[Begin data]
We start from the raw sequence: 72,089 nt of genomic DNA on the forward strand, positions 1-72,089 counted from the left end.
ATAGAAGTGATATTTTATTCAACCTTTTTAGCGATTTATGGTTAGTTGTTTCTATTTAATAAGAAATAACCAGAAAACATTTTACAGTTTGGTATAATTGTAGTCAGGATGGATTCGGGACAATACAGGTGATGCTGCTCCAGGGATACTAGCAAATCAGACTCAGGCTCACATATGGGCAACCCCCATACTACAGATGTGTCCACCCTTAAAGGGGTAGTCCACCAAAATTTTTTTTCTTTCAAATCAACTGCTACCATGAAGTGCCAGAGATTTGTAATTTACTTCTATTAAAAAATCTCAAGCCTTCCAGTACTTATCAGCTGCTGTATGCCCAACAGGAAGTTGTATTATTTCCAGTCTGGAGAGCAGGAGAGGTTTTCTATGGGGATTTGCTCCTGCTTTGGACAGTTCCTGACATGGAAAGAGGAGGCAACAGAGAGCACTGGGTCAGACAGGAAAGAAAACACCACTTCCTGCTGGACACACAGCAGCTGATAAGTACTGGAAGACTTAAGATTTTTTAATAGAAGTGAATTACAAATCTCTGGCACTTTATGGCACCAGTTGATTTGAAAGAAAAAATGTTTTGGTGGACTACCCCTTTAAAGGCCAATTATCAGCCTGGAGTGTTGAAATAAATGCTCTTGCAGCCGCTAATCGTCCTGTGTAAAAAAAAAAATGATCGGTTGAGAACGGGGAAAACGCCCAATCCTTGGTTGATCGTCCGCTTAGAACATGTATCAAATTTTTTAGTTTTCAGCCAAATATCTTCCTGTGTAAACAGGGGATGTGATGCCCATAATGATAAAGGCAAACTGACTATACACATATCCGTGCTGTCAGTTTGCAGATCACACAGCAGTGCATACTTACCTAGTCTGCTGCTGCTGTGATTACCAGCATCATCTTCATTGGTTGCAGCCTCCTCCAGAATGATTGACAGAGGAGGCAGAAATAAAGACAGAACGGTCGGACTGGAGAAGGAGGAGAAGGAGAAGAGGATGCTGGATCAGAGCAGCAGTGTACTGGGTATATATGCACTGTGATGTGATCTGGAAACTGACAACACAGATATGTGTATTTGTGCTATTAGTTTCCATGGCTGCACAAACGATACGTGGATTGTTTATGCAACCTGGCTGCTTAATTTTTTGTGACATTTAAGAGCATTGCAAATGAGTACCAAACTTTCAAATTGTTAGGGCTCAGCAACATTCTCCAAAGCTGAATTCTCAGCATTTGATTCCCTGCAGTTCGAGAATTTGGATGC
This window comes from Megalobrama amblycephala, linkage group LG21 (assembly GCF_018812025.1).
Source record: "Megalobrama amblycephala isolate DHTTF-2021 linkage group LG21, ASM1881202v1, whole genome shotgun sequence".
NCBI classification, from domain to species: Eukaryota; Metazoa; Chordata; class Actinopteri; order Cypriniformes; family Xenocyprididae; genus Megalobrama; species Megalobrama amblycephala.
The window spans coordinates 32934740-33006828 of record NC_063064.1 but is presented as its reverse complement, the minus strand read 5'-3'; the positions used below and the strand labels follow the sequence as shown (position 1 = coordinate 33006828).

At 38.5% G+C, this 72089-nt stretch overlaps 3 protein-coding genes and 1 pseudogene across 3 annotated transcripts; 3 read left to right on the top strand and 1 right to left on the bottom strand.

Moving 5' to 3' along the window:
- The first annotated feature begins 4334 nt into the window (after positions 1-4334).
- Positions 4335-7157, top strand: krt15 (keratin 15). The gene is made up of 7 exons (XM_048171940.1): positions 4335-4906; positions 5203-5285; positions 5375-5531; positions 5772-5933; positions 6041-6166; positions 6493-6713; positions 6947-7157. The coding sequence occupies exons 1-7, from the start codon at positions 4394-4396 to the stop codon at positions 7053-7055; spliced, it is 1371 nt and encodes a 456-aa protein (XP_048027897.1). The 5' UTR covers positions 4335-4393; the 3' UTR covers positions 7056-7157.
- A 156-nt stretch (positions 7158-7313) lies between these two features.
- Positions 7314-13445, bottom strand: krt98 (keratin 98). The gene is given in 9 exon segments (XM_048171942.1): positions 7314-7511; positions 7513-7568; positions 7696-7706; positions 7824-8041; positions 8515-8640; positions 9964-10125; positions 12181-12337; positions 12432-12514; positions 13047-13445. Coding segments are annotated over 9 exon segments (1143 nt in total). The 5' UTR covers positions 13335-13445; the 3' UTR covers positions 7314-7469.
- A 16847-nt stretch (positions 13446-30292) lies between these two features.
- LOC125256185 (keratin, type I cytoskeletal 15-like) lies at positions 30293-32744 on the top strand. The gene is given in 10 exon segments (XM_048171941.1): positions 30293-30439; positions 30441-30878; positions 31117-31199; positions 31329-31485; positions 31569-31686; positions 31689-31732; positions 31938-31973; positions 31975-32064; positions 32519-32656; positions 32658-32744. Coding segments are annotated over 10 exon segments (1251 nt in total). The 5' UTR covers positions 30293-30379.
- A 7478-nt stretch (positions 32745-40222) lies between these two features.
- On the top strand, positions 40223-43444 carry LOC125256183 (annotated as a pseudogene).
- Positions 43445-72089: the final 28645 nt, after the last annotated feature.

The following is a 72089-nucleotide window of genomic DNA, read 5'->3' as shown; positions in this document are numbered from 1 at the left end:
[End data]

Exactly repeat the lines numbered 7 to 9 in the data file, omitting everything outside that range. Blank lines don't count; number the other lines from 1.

At 38.5% G+C, this 72089-nt stretch overlaps 3 protein-coding genes and 1 pseudogene across 3 annotated transcripts; 3 read left to right on the top strand and 1 right to left on the bottom strand.

Moving 5' to 3' along the window:
- The first annotated feature begins 4334 nt into the window (after positions 1-4334).